The Museum of the Collegiate Church of Empoli

The Museum of the Collegiate Church of Empoli

13:57 18 October in Insights

collegiata_empoliThe Museum of the Collegiate Church of Empoli arose on a background of Risorgimento uprisings aimed at creating the Unification of Italy. Its origin dates back to 29 June 1859, when the provisional government of Tuscany awarded the Opera di Sant’Andrea a first grant of 5,040 liras as a subsidy for the restoration and enlargement of the church.

The contribution, assigned in a timely manner, was to be used also to restore some ancient works kept in the church: on 13 February 1860, the Ministry was notified that the Company of Saint Lawrence, inside the Collegiate Church, was the seat designated for the establishment of the picture gallery. In order to understand the speed with which the contribution was granted, certainly not at a time suited to setting up a museum in a small provincial town, it must be remembered that the Minister of Foreign Affairs for the provisional government was the lawyer Vincenzo Salvagnoli, member of an old Empoli family that could boast its own chapel in the Collegiate Church: in all respects, he can be considered the father of the Museum of the Collegiate Church.

Vincenzo Salvagnoli was an undisputed protagonist of Tuscan liberalism, a collaborator of the “Antologia Italiana”, a member of the Viesseux Cabinet; he was a friend of Bettino Ricasoli, but also an acquaintance of the protagonists of the Italian Risorgimento, from Cavour to Vittorio Emanuele II and Napoleon III, performing not only a fundamental intellectual role, but also occupying important political offices both in the provisional government of Tuscany and later in the Kingdom’s Senate.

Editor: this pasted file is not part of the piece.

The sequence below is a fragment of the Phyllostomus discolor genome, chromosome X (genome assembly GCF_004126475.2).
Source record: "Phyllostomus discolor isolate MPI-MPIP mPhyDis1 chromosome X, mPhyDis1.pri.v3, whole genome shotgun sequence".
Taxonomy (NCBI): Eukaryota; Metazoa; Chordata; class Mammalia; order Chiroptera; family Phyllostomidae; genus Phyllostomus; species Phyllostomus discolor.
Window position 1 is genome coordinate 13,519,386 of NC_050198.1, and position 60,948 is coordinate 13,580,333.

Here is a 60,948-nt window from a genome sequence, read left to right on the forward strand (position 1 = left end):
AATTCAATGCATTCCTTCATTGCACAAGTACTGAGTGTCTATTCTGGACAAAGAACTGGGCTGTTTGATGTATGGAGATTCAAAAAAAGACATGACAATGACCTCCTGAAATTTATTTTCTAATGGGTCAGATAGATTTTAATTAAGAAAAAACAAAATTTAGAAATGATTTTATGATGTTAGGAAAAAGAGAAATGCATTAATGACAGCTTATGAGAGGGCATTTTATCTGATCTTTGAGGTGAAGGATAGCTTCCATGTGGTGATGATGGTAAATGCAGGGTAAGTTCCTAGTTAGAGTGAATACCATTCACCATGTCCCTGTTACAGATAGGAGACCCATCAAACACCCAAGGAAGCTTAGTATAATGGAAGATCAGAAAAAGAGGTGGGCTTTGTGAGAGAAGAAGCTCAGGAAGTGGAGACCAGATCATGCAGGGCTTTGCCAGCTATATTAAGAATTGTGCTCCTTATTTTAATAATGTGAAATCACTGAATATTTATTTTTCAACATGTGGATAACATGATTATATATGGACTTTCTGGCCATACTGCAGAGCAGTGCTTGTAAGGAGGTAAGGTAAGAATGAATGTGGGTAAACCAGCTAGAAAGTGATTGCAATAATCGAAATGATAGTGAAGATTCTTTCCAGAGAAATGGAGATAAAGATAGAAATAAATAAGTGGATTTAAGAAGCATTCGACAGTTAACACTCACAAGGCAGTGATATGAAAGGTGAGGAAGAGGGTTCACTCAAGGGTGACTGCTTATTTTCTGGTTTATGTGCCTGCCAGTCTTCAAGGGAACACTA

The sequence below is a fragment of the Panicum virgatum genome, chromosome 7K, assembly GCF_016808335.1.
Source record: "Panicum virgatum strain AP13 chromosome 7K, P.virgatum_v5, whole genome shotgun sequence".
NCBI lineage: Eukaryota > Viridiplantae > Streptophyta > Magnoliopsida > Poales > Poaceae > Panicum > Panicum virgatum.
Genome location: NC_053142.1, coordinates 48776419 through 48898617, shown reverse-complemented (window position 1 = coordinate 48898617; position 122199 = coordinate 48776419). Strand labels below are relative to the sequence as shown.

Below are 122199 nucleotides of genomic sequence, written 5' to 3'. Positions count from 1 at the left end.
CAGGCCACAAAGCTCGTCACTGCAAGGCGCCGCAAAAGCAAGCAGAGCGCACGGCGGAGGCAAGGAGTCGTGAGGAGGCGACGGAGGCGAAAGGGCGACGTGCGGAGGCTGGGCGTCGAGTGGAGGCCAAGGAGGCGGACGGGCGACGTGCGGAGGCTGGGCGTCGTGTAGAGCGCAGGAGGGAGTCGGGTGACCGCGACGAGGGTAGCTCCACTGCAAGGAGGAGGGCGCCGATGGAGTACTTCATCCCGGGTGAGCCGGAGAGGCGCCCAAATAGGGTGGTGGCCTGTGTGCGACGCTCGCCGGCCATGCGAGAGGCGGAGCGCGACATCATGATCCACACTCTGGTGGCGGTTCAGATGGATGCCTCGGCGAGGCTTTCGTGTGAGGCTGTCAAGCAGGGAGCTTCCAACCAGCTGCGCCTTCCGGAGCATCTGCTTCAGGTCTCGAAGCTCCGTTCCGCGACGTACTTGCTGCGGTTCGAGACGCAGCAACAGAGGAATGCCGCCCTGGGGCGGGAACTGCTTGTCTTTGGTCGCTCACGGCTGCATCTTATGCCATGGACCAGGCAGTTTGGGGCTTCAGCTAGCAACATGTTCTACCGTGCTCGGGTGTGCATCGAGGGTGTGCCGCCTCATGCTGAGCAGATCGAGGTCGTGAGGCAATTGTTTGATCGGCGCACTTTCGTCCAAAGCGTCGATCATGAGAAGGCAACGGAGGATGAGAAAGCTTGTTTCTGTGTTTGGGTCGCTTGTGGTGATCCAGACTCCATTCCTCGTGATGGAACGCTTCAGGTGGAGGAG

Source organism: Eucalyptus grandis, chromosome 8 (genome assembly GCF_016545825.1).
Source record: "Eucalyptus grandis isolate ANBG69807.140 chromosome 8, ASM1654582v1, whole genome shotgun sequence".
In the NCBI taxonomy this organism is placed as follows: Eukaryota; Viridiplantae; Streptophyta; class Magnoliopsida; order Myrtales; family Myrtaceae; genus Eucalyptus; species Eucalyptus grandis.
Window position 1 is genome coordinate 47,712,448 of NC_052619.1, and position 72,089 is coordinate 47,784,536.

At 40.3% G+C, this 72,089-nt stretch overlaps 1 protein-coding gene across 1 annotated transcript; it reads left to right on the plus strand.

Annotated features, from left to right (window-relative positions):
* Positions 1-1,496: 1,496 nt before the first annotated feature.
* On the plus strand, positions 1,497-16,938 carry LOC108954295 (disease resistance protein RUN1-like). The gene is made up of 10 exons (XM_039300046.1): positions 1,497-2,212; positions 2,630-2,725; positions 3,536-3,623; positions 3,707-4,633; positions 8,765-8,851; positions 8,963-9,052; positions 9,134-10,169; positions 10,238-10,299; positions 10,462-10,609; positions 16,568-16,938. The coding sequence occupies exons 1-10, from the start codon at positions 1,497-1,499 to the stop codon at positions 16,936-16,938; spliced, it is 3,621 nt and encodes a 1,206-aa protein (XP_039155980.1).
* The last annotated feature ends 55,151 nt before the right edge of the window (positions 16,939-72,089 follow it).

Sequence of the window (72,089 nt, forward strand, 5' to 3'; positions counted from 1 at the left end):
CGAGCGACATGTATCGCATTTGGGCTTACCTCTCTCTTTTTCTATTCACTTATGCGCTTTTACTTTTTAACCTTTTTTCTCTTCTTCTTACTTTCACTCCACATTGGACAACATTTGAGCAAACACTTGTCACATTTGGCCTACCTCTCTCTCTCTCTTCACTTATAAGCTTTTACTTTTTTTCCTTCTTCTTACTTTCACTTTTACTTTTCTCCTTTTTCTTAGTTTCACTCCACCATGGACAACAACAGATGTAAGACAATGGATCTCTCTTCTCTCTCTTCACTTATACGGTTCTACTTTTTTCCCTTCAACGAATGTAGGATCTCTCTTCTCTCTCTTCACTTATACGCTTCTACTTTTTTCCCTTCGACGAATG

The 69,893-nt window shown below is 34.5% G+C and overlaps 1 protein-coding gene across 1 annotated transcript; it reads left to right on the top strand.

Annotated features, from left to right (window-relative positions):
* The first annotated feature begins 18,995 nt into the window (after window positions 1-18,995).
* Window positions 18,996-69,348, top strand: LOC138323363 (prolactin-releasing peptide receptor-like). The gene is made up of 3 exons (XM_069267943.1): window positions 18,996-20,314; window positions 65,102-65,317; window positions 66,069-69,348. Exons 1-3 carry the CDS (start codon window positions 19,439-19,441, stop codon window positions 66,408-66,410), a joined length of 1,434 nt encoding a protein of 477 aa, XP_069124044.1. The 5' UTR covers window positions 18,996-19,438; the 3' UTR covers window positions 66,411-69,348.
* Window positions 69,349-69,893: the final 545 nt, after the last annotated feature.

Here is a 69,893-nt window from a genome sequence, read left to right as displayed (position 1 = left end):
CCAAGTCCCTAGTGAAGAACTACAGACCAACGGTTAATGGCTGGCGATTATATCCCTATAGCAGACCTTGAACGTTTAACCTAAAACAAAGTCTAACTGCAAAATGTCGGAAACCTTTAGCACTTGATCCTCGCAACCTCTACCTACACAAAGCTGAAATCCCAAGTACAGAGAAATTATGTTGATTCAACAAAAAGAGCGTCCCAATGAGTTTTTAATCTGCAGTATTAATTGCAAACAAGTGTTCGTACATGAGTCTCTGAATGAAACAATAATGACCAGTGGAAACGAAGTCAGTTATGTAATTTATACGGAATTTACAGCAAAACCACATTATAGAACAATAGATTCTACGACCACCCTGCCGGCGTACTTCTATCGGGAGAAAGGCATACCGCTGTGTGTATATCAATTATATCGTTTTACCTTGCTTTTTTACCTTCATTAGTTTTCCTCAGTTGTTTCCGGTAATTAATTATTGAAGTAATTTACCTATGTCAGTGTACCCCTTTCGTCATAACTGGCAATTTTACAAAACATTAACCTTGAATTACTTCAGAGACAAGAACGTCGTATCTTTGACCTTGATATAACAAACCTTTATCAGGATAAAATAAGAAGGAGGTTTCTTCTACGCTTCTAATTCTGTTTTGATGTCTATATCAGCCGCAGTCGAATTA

Salvagnoli, a devoted supporter of the autonomy of the Church from the State, had risked – when he was the Minister for Ecclesiastical Affairs – a break with the Archbishop of Florence, for having supported the Protestants’ freedom of religion and of proselytism, and the alienation of the more moderate part of the provisional government, for his proposals to abolish the 1851 Concordat between Tuscany and the Holy See as well as to eliminate the feudal perpetual leases controlled by ecclesiastical mortmain.

The personality of Vincenzo Salvagnoli, his Catholic upbringing but liberal principles, extremely tied to Pasquale Martelli, the provost of the Collegiate Church of Sant’Andrea and in fierce opposition to the grand ducal government, helps to explain the individuality of the Museum of the Collegiate Church of Empoli. In fact, the museum arose at a moment of profound museographic change that concerned all of Italy in the second half of the 19th century, with the creation of a very tight network of minor museums, the civic museums, created after the Siccardi laws came into force in 1866, (the so-called “revolutionary” laws that liquidated the ecclesiastical patrimony) and with the objective, being founded on municipal pride, to establish a departure point for the civilization of a new Italy, fed by the progressive and lay ideals of the new Risorgimento élites.

In this political and cultural climate, the Museum of the Collegiate Church of Sant’Andrea also rose, but with its own peculiarities. First of all, it was created before the Siccardi Laws, taking its place among the oldest museums in Tuscany, coming only after the Civic Picture Gallery of San Gimignano in 1852 and the Municipal Gallery of the Palazzo Pretorio in Prato, greatly coveted by Cesare Guasti in 1858. In addition, even having all the characteristics of a civic museum, it began as a museum with recognition of the ecclesiastical property and management entrusted to the Collegiate Church of Sant’Andrea. So it was an unusual case in the Italian museographic panorama: in this way, Empoli had the privilege of a local museum that was in tune with the religious authority, without removing its own patrimony from its historical seat.

These characteristics, that anticipated by more than a century analogous operations later carried out nationwide, are the result of Vincenzo Salvagnoli’s sensitivity and intelligence. He died in 1861, precisely at the dawn of the museum’s creation, when the first core of works was still being arranged.

Rosanna Caterina Proto Pisani

in, Museo della Collegiata di Sant’Andrea a Empoli. Guida alla visita del museo e alla scoperta del territorio, a cura di Rosanna Caterina Proto Pisani. Polistampa 2006